Sometimes during this past semester it has seemed as if Emory & Henry exists in two worlds. One is the world of a pandemic, in which a reduced number of students lived on a subdued campus. The other world fosters a dynamic application of the liberal arts to the better fortunes of both our students and communities.
Posted October 01, 2020
In both of those worlds, we have witnessed enormous resiliency within the E&H community. If ever there was a time to experience this College at its best, it is now.
During this pandemic, students have embraced online learning with remarkable alacrity. Members of the faculty have demonstrated why they are among the best educators in higher education by supporting one another with inventive pedagogical approaches. And members of a highly professional staff have worked against enormous odds to ensure the well-being of our students.
Meanwhile, many of these same people joined administrators and members of the Board of Trustees in pursing the goals of the College’s strategic plan – goals that, as the repercussions of a pandemic take on greater consequence, appear all the more relevant to our students and region.
During the past few months, renovation work has begun on Carriger Hall, which will transform this former student residence hall into a School of Business. Led by founding Dean Emmett Tracy, this revitalization of the College’s business education program promises to amplify the College’s ability to create opportunity for students while encouraging investment in the local economy.
As you will see in this publication’s cover story on page 2, the Marine and John van Vlissingen gift (see below) to the College is in full force with the opening and staffing ofThe van Vlissingen Center for Career and Professional Development, headed by a remarkably experienced new director, Lee Svete.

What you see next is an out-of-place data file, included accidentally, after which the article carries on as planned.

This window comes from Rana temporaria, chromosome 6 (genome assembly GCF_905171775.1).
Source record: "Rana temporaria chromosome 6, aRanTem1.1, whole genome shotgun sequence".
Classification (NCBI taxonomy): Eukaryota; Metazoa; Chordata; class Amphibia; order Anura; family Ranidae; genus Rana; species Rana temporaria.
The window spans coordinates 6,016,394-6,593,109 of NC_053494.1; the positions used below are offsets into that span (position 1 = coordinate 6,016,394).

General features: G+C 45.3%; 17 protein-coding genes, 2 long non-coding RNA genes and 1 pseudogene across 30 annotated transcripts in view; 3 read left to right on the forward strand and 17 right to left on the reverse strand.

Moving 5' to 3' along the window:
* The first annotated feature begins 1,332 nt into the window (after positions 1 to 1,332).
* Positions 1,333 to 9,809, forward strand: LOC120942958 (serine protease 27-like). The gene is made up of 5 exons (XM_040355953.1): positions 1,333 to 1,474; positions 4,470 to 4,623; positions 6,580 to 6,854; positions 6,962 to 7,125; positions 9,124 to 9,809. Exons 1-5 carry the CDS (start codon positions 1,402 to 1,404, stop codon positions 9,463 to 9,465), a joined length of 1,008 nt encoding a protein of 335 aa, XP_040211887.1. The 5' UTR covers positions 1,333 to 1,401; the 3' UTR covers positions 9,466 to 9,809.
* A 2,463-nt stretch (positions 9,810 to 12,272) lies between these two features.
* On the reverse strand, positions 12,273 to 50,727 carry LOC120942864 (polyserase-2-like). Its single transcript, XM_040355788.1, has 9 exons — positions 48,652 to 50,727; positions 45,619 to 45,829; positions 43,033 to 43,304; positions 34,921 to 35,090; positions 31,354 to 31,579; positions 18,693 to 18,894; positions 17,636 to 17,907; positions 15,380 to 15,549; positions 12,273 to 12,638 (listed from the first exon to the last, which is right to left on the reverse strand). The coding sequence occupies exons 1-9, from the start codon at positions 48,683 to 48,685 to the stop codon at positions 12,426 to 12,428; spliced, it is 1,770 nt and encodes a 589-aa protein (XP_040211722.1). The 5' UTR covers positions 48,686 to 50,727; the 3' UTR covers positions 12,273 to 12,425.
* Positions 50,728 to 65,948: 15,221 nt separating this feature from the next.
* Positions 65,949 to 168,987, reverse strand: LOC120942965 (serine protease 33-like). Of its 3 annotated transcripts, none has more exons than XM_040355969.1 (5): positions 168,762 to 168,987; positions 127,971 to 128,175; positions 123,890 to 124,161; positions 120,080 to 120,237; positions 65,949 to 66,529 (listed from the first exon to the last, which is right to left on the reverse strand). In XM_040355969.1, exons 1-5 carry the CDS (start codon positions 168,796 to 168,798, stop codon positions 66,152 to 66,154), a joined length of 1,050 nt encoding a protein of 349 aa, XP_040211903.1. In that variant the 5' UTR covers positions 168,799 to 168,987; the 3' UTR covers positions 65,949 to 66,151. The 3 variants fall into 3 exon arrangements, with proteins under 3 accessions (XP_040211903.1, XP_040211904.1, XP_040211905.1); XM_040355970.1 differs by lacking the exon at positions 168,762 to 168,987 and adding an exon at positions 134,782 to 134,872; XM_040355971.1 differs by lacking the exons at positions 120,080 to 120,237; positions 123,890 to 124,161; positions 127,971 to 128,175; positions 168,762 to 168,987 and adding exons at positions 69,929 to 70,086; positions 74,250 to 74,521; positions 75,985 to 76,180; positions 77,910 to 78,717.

In addition, Emory & Henry prepares for a change to Division II athletics (page 7), a move that is expected to attract a greater number of students, including those from a wider geographic region and diversity of backgrounds. While taking E&H athletics back to its competitive roots, it also increases opportunity for competitive success across a wider range of sports.
Both the sacrifices and adjustments this College has made over the past several months have contributed greatly to a more hopeful position for the College. As we anticipate 2021, we can look forward to a future of new opportunities and a new era of leadership.
”I simply cannot say enough to express my appreciation of the faculty for how they have responded and adapted to the pandemic. I know it has been an extremely challenging semester for both faculty and students, but both have worked in unison to continue the excellent educational experience for which Emory & Henry is known. I visited several classes this semester – some with students both face to face and remote, others entirely remote – at each of our instructional locations, and I went away from each and every one of those classes impressed by the level of engagement I saw and the efforts of the instructors to find ways to keep students involved and on task. More than ever, I am just in awe of our tremendous faculty.”
Emory & Henry is remodeling Carriger Hall to house the new School of Business on the Emory campus. The first step toward that end was the demolition of Matthews Hall to make room for significant upgrades to Carriger and an updated outdoor space for the entire campus to enjoy. Until the renovation is complete, McGlothlin Street Hall will be home to the Business Department.